E tū will be in the Employment Court in Auckland on Monday to argue its case on behalf of labour hire workers at global airline catering company, LSG SkyChefs. The union is acting on behalf of workers, and will argue that they and other labour hire workers should be entitled to the same employment conditions as directly-employed staff.
Wellington parking wardens went on strike over a wage dispute with the city council. E tū union assistant secretary John Ryall said the Wellington City Council refused to include wage rates in the parking wardens' collective agreement for more than two years. The union has lodged a case with the Employment Relations Authority about the stalemate with the council.
More than 60 workers at a chilled and frozen food distribution centre in South Auckland who are FIRST Union members went on a seven-day strike for better work conditions. First Union transport and logistics secretary Jared Abbott said stock at supermarkets in the upper North Island would be affected by the strike. "Foodstuffs run an operation of using a large amount of labour hire temporary workers. They've got hundreds of them, and they use them in permanent positions and exploit the precarious nature of their work. So we're striking to try and get labour hire workers converted to direct employment."
The strike action was being taken by some drivers employed by Go Bus Transport Limited, which the council contracted to provide the Bayhopper service. A statement put out by First Union, which represented the drivers, said around 30 drivers would attend a stop work meeting with the union. Eleven of the 30 drivers were rostered to work at the time of the meeting and had voted to take strike action to attend. The union blamed Go Bus for any service disruptions, saying the company had three weeks' notice of the strike.
Unite executive have voted to include Burger King salaried manager in the coverage of the CA. Negotiations will commence in August.
South Pacific Meats Ltd, who operate a meat processing plant near Burnham, south of Christchurch, were found to have breached the Employment Relations Act provisions on union access when they cut short a pre-arranged visit to the site by NZMWU Canterbury branch organiser Wayne Ruscoe. Mr Ruscoe was assaulted by a staff member to prevent him going into a smoko room to talk to workers. SPM also issued a trespass order against Mr Ruscoe two days after the incident in an attempt to prevent further union access.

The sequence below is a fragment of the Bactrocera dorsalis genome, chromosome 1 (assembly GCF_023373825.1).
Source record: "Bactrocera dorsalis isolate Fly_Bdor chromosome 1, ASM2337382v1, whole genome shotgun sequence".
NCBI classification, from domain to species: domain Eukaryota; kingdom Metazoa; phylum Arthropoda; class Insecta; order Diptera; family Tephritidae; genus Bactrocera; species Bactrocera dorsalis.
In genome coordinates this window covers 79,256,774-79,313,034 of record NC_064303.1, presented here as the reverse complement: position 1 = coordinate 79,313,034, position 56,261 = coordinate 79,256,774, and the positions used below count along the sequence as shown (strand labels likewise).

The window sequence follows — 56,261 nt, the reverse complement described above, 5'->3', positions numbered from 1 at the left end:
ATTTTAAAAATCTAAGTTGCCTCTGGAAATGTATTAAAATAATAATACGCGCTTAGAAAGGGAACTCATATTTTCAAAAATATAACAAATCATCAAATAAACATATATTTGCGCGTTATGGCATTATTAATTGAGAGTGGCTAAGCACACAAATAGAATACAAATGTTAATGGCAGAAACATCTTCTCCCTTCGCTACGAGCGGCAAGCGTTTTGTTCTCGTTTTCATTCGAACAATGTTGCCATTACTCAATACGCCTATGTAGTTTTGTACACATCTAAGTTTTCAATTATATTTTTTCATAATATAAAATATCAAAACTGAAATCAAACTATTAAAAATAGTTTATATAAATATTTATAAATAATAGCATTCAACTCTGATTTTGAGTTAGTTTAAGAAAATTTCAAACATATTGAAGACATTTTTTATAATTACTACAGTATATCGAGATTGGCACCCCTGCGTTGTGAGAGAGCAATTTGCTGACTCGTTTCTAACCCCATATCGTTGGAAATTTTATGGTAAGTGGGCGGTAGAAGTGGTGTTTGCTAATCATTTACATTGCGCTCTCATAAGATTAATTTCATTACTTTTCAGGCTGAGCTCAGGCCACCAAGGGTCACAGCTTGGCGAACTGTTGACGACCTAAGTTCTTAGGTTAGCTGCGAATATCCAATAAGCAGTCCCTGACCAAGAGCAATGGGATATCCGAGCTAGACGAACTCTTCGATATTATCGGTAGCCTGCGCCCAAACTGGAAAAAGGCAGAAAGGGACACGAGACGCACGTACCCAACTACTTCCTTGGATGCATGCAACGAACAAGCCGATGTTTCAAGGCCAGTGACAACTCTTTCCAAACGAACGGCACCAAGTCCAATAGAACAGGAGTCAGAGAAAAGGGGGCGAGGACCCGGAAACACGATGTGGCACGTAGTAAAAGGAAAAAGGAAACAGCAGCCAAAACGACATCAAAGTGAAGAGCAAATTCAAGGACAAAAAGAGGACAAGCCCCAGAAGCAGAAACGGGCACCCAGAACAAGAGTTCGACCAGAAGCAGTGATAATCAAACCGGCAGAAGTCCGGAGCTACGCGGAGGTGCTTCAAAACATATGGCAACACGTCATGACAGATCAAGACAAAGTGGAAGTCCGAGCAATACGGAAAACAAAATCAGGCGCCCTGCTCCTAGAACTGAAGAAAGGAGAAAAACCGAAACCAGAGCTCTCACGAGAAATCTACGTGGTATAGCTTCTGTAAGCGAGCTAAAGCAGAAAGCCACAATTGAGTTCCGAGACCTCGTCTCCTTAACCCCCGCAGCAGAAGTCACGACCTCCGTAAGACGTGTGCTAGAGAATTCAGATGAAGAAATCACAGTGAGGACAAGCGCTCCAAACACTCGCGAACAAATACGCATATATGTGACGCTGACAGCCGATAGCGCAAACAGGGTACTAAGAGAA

APEX and the New Zealand Medical Laboratory Workers’ Union (NZMLWU) have confirmed their amalgamation into a single entity. The move was approved by the Executive Committees of both unions and confirmed during their July 3 AGMs, following the completion of due diligence processes.
Part-time secondary schools’ teachers and the PPTA are lodging a claim asking for equal pay for part-time teachers. Under the current collective agreement part-time teachers do not get the same guaranteed non-contact hours as their full-time colleagues. It's the latest claim to be made in an effort to gain pay equity in female-dominated sectors, and follows a win for caregivers in the aged care sector. Fellow union NZEI is currently in mediation with the Ministry of Education on behalf of education support workers.
The PSA & E tū met with the Ministry of Social Development and Oranga Tamariki to extend their pay settlement to vocational disability support workers. The next steps would be to seek agreement from the appropriate cabinet ministers and the signing of the agreement pending ratification. There will be a short ratification process, although as most vocational support workers have already ratified the agreement and legislation is required.
“1 July is a historic day for care and support workers with the $2 billion pay equity settlement coming into effect,” says Dr Coleman. “This means that the 55,000 care and support workers in aged and disability residential care, and home and community support services will receive a pay rise of between 15 and 50 per cent. “For the 20,000 workers currently on the minimum wage of $15.75 per hour, their pay will increase to at least $19 per hour, a 21 per cent pay rise. For a full-time worker, this means they will be taking home around an extra $100 a week, or more than $5,000 a year.
Unless specified, all articles are summaries of articles gathered from various news publications. For full citations please click on the article heading.
Stay up to date
Keen to stay up-to-date with the latest collective agreement and employment relations news?
Now it’s even easier for you to stay informed. The erBuzz is the only central hub in New Zealand that collates all the latest collective ER industry updates in one handy place.